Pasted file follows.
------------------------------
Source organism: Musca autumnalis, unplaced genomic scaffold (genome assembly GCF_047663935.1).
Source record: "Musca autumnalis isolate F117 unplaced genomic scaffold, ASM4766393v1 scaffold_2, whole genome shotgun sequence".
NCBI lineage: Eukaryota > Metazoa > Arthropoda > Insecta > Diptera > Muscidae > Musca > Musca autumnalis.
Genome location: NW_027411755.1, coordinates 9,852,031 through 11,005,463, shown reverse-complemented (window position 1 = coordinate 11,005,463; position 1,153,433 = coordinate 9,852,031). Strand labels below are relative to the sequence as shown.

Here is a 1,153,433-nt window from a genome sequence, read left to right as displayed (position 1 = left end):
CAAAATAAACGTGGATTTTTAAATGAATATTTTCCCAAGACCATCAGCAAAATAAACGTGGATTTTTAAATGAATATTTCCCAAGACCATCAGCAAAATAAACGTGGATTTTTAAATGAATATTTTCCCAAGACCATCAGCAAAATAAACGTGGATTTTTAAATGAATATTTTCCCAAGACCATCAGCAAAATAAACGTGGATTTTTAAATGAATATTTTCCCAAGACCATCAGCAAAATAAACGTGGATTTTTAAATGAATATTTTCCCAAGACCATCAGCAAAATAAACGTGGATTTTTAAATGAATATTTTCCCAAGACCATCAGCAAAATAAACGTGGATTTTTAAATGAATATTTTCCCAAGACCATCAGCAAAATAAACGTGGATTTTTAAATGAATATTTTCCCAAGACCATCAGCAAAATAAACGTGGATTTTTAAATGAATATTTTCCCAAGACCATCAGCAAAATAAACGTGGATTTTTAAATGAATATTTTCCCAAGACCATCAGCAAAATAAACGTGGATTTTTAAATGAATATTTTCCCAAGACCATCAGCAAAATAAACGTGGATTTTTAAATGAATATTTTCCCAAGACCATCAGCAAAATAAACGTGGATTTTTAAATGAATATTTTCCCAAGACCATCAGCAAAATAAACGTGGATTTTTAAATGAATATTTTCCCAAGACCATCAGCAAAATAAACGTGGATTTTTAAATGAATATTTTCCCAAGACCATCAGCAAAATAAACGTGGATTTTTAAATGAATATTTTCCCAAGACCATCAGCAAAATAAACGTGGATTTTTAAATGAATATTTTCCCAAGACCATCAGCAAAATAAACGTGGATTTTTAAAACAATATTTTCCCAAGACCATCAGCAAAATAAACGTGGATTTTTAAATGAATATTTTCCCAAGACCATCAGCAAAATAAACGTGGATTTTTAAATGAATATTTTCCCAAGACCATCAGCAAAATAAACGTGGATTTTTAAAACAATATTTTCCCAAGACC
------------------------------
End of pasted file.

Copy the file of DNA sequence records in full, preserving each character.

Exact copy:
Source organism: Musca autumnalis, unplaced genomic scaffold (genome assembly GCF_047663935.1).
Source record: "Musca autumnalis isolate F117 unplaced genomic scaffold, ASM4766393v1 scaffold_2, whole genome shotgun sequence".
NCBI lineage: Eukaryota > Metazoa > Arthropoda > Insecta > Diptera > Muscidae > Musca > Musca autumnalis.
Genome location: NW_027411755.1, coordinates 9,852,031 through 11,005,463, shown reverse-complemented (window position 1 = coordinate 11,005,463; position 1,153,433 = coordinate 9,852,031). Strand labels below are relative to the sequence as shown.

Here is a 1,153,433-nt window from a genome sequence, read left to right as displayed (position 1 = left end):
CAAAATAAACGTGGATTTTTAAATGAATATTTTCCCAAGACCATCAGCAAAATAAACGTGGATTTTTAAATGAATATTTCCCAAGACCATCAGCAAAATAAACGTGGATTTTTAAATGAATATTTTCCCAAGACCATCAGCAAAATAAACGTGGATTTTTAAATGAATATTTTCCCAAGACCATCAGCAAAATAAACGTGGATTTTTAAATGAATATTTTCCCAAGACCATCAGCAAAATAAACGTGGATTTTTAAATGAATATTTTCCCAAGACCATCAGCAAAATAAACGTGGATTTTTAAATGAATATTTTCCCAAGACCATCAGCAAAATAAACGTGGATTTTTAAATGAATATTTTCCCAAGACCATCAGCAAAATAAACGTGGATTTTTAAATGAATATTTTCCCAAGACCATCAGCAAAATAAACGTGGATTTTTAAATGAATATTTTCCCAAGACCATCAGCAAAATAAACGTGGATTTTTAAATGAATATTTTCCCAAGACCATCAGCAAAATAAACGTGGATTTTTAAATGAATATTTTCCCAAGACCATCAGCAAAATAAACGTGGATTTTTAAATGAATATTTTCCCAAGACCATCAGCAAAATAAACGTGGATTTTTAAATGAATATTTTCCCAAGACCATCAGCAAAATAAACGTGGATTTTTAAATGAATATTTTCCCAAGACCATCAGCAAAATAAACGTGGATTTTTAAATGAATATTTTCCCAAGACCATCAGCAAAATAAACGTGGATTTTTAAATGAATATTTTCCCAAGACCATCAGCAAAATAAACGTGGATTTTTAAATGAATATTTTCCCAAGACCATCAGCAAAATAAACGTGGATTTTTAAAACAATATTTTCCCAAGACCATCAGCAAAATAAACGTGGATTTTTAAATGAATATTTTCCCAAGACCATCAGCAAAATAAACGTGGATTTTTAAATGAATATTTTCCCAAGACCATCAGCAAAATAAACGTGGATTTTTAAAACAATATTTTCCCAAGACC